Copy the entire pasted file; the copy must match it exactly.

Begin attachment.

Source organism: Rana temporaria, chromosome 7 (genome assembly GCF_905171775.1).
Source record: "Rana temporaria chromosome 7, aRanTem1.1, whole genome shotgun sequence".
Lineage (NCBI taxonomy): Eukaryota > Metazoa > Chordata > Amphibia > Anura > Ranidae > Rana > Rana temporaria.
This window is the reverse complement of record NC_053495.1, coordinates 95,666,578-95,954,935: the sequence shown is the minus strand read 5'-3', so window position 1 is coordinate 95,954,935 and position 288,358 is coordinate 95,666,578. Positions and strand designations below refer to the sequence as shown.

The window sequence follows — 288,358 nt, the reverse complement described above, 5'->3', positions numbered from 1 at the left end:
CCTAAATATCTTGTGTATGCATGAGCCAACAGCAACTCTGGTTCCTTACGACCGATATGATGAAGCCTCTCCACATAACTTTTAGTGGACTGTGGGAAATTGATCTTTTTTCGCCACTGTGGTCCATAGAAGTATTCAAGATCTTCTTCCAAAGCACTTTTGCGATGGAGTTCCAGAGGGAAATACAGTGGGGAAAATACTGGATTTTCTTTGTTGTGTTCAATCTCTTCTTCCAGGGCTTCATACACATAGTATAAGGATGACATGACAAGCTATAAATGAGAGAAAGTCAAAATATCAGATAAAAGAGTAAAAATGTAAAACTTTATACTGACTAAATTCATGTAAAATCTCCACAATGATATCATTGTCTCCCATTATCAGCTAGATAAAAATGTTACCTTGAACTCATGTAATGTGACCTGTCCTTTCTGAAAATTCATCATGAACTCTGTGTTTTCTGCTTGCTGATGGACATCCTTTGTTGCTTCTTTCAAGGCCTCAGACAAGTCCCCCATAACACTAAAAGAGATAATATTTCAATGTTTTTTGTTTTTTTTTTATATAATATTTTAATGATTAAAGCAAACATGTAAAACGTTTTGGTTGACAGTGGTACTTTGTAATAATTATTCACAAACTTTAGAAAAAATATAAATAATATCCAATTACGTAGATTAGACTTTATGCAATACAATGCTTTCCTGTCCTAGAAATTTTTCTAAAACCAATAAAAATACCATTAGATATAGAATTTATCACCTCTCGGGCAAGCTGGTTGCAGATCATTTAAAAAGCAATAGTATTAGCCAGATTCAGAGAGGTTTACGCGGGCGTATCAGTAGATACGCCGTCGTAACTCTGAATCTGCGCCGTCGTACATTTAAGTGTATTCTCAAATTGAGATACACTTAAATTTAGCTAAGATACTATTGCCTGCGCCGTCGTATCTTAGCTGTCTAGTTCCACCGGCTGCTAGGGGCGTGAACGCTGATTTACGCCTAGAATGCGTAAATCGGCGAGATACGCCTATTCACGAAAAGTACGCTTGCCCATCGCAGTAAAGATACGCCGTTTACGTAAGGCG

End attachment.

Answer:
Source organism: Rana temporaria, chromosome 7 (genome assembly GCF_905171775.1).
Source record: "Rana temporaria chromosome 7, aRanTem1.1, whole genome shotgun sequence".
Lineage (NCBI taxonomy): Eukaryota > Metazoa > Chordata > Amphibia > Anura > Ranidae > Rana > Rana temporaria.
This window is the reverse complement of record NC_053495.1, coordinates 95,666,578-95,954,935: the sequence shown is the minus strand read 5'-3', so window position 1 is coordinate 95,954,935 and position 288,358 is coordinate 95,666,578. Positions and strand designations below refer to the sequence as shown.

The window sequence follows — 288,358 nt, the reverse complement described above, 5'->3', positions numbered from 1 at the left end:
CCTAAATATCTTGTGTATGCATGAGCCAACAGCAACTCTGGTTCCTTACGACCGATATGATGAAGCCTCTCCACATAACTTTTAGTGGACTGTGGGAAATTGATCTTTTTTCGCCACTGTGGTCCATAGAAGTATTCAAGATCTTCTTCCAAAGCACTTTTGCGATGGAGTTCCAGAGGGAAATACAGTGGGGAAAATACTGGATTTTCTTTGTTGTGTTCAATCTCTTCTTCCAGGGCTTCATACACATAGTATAAGGATGACATGACAAGCTATAAATGAGAGAAAGTCAAAATATCAGATAAAAGAGTAAAAATGTAAAACTTTATACTGACTAAATTCATGTAAAATCTCCACAATGATATCATTGTCTCCCATTATCAGCTAGATAAAAATGTTACCTTGAACTCATGTAATGTGACCTGTCCTTTCTGAAAATTCATCATGAACTCTGTGTTTTCTGCTTGCTGATGGACATCCTTTGTTGCTTCTTTCAAGGCCTCAGACAAGTCCCCCATAACACTAAAAGAGATAATATTTCAATGTTTTTTGTTTTTTTTTTATATAATATTTTAATGATTAAAGCAAACATGTAAAACGTTTTGGTTGACAGTGGTACTTTGTAATAATTATTCACAAACTTTAGAAAAAATATAAATAATATCCAATTACGTAGATTAGACTTTATGCAATACAATGCTTTCCTGTCCTAGAAATTTTTCTAAAACCAATAAAAATACCATTAGATATAGAATTTATCACCTCTCGGGCAAGCTGGTTGCAGATCATTTAAAAAGCAATAGTATTAGCCAGATTCAGAGAGGTTTACGCGGGCGTATCAGTAGATACGCCGTCGTAACTCTGAATCTGCGCCGTCGTACATTTAAGTGTATTCTCAAATTGAGATACACTTAAATTTAGCTAAGATACTATTGCCTGCGCCGTCGTATCTTAGCTGTCTAGTTCCACCGGCTGCTAGGGGCGTGAACGCTGATTTACGCCTAGAATGCGTAAATCGGCGAGATACGCCTATTCACGAAAAGTACGCTTGCCCATCGCAGTAAAGATACGCCGTTTACGTAAGGCG